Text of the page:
At a time when growing nativism seems to be making many Americans more suspicious of other cultures, we will get a unique opportunity next week to broaden our horizons when the African Children’s Choir makes a stop in San Luis Obispo County.
It’s very likely I would know nothing about this group if not for a recent chance encounter in the Pacific Northwest.
At the same time we were on vacation at a hot springs resort in Oregon’s McKenzie River Valley in June, the kids were in town for a performance at the local high school.
The reason we were in the area at all was also coincidentally singing-related, as the Central Coast Children’s Choir, of which Little Miss High School Junior is a member, was participating in a festival in nearby Eugene.
Sign Up and Save
Get six months of free digital access to The Tribune
So while she was rehearsing, we spent the time soaking in the pool at the Belknap Lodge and Hot Springs, which is where we saw posters announcing the African Children’s Choir concert.
It seemed to fit nicely with the week’s choir theme, so we went over to check them out.
The African Children’s Choir was founded by Canadian human rights activist Ray Barnett in 1984 as a way to help the youngest victims of Uganda’s bloody civil war.
He selected a group of orphaned and needy children with a special talent for music and formed the choir as a way to raise awareness to the plight of Africa’s most vulnerable residents. The children range in age from 7 to 10 years old, and many have lost one or both parents to famine, war or disease.
“We formed the first African Children’s Choir to show the world that Africa’s most vulnerable children have beauty, dignity and unlimited ability,” according to the group’s the website.
From that first choir, the program blossomed and grew, sending new editions out on tour each year. More than 1,000 children have performed in the various versions of the choir over nearly 30 years. In the process, the choir raises money through the Music for Life fundraising organization to build schools in Africa, where those efforts have helped to educate more than 52,000 kids.
In its concert, the choir sings a mix of spiritual and traditional African music, blended with drums, dancing, brightly colored costumes and, best of all, huge smiles.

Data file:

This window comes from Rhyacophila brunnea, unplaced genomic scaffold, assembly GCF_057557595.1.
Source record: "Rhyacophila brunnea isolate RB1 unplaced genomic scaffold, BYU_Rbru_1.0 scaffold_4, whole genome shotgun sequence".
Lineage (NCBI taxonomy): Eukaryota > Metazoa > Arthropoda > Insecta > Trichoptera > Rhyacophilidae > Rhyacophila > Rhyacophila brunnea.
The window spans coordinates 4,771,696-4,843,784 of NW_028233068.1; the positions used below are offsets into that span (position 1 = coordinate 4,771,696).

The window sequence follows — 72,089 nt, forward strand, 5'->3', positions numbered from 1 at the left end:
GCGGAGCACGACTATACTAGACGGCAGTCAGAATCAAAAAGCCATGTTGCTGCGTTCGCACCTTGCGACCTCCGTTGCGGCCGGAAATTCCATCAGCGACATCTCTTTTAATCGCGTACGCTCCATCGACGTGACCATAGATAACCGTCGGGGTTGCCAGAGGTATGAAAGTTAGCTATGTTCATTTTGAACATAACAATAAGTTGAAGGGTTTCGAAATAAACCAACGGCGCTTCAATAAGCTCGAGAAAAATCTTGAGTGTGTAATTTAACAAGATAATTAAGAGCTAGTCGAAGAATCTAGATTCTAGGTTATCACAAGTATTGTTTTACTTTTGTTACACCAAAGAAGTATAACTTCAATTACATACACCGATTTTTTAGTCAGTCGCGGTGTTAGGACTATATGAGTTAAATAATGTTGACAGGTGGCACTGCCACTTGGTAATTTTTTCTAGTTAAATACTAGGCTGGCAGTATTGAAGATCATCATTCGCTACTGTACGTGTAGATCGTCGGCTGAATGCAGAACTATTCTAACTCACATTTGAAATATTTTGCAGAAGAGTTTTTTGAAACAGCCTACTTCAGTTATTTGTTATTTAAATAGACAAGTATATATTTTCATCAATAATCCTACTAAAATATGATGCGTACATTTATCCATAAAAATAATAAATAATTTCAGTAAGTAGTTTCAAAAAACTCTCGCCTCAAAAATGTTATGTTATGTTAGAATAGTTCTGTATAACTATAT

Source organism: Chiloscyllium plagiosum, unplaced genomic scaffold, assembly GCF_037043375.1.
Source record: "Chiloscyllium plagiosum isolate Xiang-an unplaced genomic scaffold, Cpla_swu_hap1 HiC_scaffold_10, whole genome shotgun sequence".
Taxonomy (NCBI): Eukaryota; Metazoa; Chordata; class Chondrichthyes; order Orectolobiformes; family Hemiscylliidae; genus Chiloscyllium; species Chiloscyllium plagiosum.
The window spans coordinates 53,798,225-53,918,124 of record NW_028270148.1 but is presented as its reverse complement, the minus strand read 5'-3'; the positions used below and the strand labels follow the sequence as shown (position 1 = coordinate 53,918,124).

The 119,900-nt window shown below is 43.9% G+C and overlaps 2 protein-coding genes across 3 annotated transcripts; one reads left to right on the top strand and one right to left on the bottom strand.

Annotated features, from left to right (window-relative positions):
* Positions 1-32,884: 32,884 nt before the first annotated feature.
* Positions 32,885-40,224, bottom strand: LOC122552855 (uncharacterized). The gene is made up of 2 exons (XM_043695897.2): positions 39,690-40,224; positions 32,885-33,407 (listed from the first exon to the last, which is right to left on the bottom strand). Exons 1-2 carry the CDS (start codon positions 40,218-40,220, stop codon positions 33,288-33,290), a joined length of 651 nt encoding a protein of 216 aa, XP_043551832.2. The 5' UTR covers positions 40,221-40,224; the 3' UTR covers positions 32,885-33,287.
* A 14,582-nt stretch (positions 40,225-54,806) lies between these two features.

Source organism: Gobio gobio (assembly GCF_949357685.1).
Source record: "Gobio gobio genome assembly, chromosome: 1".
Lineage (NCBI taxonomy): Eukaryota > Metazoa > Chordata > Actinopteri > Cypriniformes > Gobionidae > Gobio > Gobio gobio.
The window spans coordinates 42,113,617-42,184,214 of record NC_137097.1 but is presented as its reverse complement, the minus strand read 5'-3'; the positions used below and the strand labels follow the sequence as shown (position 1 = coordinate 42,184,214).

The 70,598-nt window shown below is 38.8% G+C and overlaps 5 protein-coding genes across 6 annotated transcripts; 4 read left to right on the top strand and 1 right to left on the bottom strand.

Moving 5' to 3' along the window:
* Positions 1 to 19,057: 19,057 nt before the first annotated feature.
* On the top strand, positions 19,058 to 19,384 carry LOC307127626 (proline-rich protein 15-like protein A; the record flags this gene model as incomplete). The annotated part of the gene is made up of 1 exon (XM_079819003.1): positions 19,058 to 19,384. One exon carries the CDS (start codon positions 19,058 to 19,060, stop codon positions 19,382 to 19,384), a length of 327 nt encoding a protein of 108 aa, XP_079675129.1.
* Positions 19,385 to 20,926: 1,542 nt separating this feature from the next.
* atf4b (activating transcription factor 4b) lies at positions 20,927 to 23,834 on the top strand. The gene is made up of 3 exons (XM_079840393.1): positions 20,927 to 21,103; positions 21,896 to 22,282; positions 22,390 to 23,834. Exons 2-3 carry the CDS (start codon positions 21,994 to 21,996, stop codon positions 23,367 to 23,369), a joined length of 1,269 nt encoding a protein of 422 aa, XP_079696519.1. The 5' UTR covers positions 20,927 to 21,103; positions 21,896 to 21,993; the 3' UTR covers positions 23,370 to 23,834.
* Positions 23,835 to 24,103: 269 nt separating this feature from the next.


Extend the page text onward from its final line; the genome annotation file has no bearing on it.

The kids are a delight, with a level of poise and confidence far beyond their years.
This became even more apparent the day after the concert, when the whole group was invited over to the resort for a dip in the spring-fed pool.
“Can you teach me to swim, Uncle?” a girl named Desire asked me. I did the best I could in the short time we had, showing her how to kick her feet and hold her breath.
Engaging and outgoing, they bounced right up to us, asking our names and calling us “aunt” or “uncle,” which is how they refer to their choir leaders and chaperones.
“Can you teach me to swim, Uncle?” a girl named Desire asked me. I did the best I could in the short time we had, showing her how to kick her feet and hold her breath. They loved playing with the pool noodles, filling them with water and blowing fountains into the air.
After their swim, the group performed one last impromptu song in the lobby and then hugged each of us one by one, before lining up to board their bus and head off to the next stop.
The choir performs Wednesday, July 27, at Trinity Lutheran Church in Paso Robles.
Despite lives filled with tragedy, the kids radiate the resilience of young people just beginning to realize their potential.
In a world that more often seems filled with pain and death, they are a breath of fresh optimism and joy.
Joe Tarica is senior editor for The Tribune. 805-781-7911, email@example.com, @joetarica
African Children’s Choir concert
The choir performs at 7 p.m. Wednesday, July 27, at Trinity Lutheran Church in Paso Robles. The concert is free, but donations are encouraged. For more information, call 238-3702 or visit www.africanchildrenschoir.com.